Technically, UM-Flint is a part of the Detroit Local Section of the ACS, and Dr. Tischler serves as the liaison for the Flint Sub-section to the Detroit Executive Board. In 2017, Dr. Tischler was asked to be a part of an initiative to create an event that could bring together the Detroit and Midland’s ACS section’s Women’s Chemist Committees. They created the Skills Beyond the Bench discussion panel and networking event. Dr. Tischler has continued to host Skills Beyond the Bench, and she is currently planning the 6th annual luncheon to be held in June 2023. The themes of these events have encompassed the following: How to Advance your Career in Industry; Leading with Passion; Mentoring for your Career; Balancing a Scientific Life, Getting to your Goals with Grit; and Diversity in Chemistry. Because of the event’s success in the first year, she was recognized with a Salutes to Excellence Award from the Detroit section of the ACS.
Jenna Wiens, PhD, is an Associate Professor of Computer Science and Engineering, Co-Director of Precision Health, and Associate Director of the Artificial Intelligence Laboratory at the University of Michigan in Ann Arbor (U-M). She joined the faculty at U-M in 2014, after completing her PhD at the Massachusetts Institute of Technology within the Computer Science and Artificial Intelligence Laboratory. Dr. Wiens heads the ‘Machine Learning for Data-Driven Decisions’ group at U-M, consisting of nearly a dozen PhD students. Her primary research interests lie at the intersection of machine learning, data mining, and healthcare.
Dr. Wiens is a pioneer in leveraging machine learning (ML) and health data for predicting adverse outcomes or events (e.g., infections). Based on collaborations with dozens of clinicians and several hospital systems, she has identified key characteristics for the safe and meaningful adoption of ML in healthcare. This has led to new methodological contributions, impacting the field of ML and new solutions impacting healthcare. As a result, she has published in both high-impact ML and AI venues e.g., ICML, NeurIPS, AAAI, and prestigious journals e.g., The British Medical Journal, Nature Medicine, and the Lancet Digital Health.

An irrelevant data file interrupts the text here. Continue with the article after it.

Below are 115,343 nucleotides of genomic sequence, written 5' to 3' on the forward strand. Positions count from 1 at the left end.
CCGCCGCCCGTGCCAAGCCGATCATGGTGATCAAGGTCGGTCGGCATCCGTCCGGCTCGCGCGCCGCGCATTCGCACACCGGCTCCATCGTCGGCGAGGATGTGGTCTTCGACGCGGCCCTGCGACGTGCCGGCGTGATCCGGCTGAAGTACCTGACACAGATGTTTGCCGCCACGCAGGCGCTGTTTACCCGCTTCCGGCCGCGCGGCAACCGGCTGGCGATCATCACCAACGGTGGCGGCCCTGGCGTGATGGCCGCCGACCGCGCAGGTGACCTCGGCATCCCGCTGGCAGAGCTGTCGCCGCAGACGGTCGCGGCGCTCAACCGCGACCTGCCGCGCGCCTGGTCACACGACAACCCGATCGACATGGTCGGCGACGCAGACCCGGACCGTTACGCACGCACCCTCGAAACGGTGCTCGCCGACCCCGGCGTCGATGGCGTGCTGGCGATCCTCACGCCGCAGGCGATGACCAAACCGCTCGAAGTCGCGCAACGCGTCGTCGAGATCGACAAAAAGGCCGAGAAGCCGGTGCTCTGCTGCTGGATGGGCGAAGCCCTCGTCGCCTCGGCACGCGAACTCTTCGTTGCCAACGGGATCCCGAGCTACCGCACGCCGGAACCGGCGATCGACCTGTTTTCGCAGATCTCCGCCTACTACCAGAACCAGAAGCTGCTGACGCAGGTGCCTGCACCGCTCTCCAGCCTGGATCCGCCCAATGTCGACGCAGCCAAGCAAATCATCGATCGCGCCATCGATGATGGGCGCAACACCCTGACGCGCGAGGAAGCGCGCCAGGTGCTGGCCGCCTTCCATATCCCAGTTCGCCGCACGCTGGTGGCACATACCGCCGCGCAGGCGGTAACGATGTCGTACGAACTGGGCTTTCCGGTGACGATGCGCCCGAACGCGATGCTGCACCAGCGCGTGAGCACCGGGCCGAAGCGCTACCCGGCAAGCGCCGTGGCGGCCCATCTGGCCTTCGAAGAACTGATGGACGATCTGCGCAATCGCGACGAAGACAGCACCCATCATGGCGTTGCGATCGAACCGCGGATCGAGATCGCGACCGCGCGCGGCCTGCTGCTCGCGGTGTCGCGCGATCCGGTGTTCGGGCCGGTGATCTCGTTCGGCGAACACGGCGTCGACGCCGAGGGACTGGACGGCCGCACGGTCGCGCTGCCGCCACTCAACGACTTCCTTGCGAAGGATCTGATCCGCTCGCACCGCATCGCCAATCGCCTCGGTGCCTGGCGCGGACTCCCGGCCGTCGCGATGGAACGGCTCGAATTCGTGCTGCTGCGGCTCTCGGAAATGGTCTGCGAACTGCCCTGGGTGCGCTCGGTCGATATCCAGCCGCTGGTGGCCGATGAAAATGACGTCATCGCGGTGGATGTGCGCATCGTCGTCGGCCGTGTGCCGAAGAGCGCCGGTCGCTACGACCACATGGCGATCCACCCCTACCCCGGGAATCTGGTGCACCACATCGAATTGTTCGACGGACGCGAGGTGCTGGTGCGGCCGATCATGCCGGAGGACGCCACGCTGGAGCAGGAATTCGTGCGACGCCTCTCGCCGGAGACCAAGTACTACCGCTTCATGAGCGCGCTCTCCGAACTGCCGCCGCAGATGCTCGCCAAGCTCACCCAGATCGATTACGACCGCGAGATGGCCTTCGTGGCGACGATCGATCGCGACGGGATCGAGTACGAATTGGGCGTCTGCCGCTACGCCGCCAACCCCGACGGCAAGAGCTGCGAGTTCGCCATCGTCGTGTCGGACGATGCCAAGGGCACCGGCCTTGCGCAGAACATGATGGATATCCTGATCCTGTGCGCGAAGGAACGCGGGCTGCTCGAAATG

Dr. Wiens’ work in machine learning provides theoretical, as well as practical, foundations for actionable, robust, and intelligible models. In healthcare, there is potential for models to learn to not just replicate but amplify existing biases in clinical care, which could in turn harm women and others from marginalized groups. With respect to learning robust models, she has focused on developing novel approaches for mitigating model bias, based on incorporating domain expertise and causal reasoning. Though these techniques can apply broadly across many different tasks, Dr. Wiens is inspired by clinically relevant problems including infectious disease, diabetes, acute respiratory failure, and Alzheimer’s disease among others. Her work in infectious disease has led to the development of accurate models for identifying patients at risk of acquiring infections during their hospital stay and which patients are at greatest risk of complications or deterioration. These models are currently integrated into clinical workflows at Michigan Medicine and are being used to guide clinical care and target interventions.
Beyond her research, Dr. Wiens has also worked to encourage more women and people from underrepresented groups to pursue undergraduate and graduate studies in computer science, a field in which fewer than 25% of Bachelor’s and PhDs are awarded to women. She helped develop Explore Graduate Studies in CSE at U-M, a program that helps undergraduate students navigate the process of applying to graduate programs in computer science. In addition, she has worked with a number of programs that aim to broaden participation in computer science, including CS Kickstart, an annual week-long introduction to computer science for Michigan first-year students who are new to the field; the Big Data Summer Institute, in which over 50% of undergraduate trainees have been women; AI4All; and AI4Good, among others.
Dr. Wiens was named to the MIT Tech Review’s list of Innovators Under 35 in 2017 and recently was awarded a Sloan Research Fellowship in Computer Science. She also serves on the board of Machine Learning for Healthcare, a 501(c)(3) organization, which she helped establish.
2023 Rhetaugh G. Dumas Progress in Diversifying Award
The Rhetaugh G. Dumas Progress in Diversifying Award supports a long-standing vision of increasing the number of diverse women in the academy. Named after late Vice Provost Rhetaugh Dumas, it recognizes outstanding institutional initiative in demonstrating notable progress by academic units in achieving ethnic, racial and gender diversity among those pursuing and achieving tenure as professors, clinical professors, research professors, and research scientists.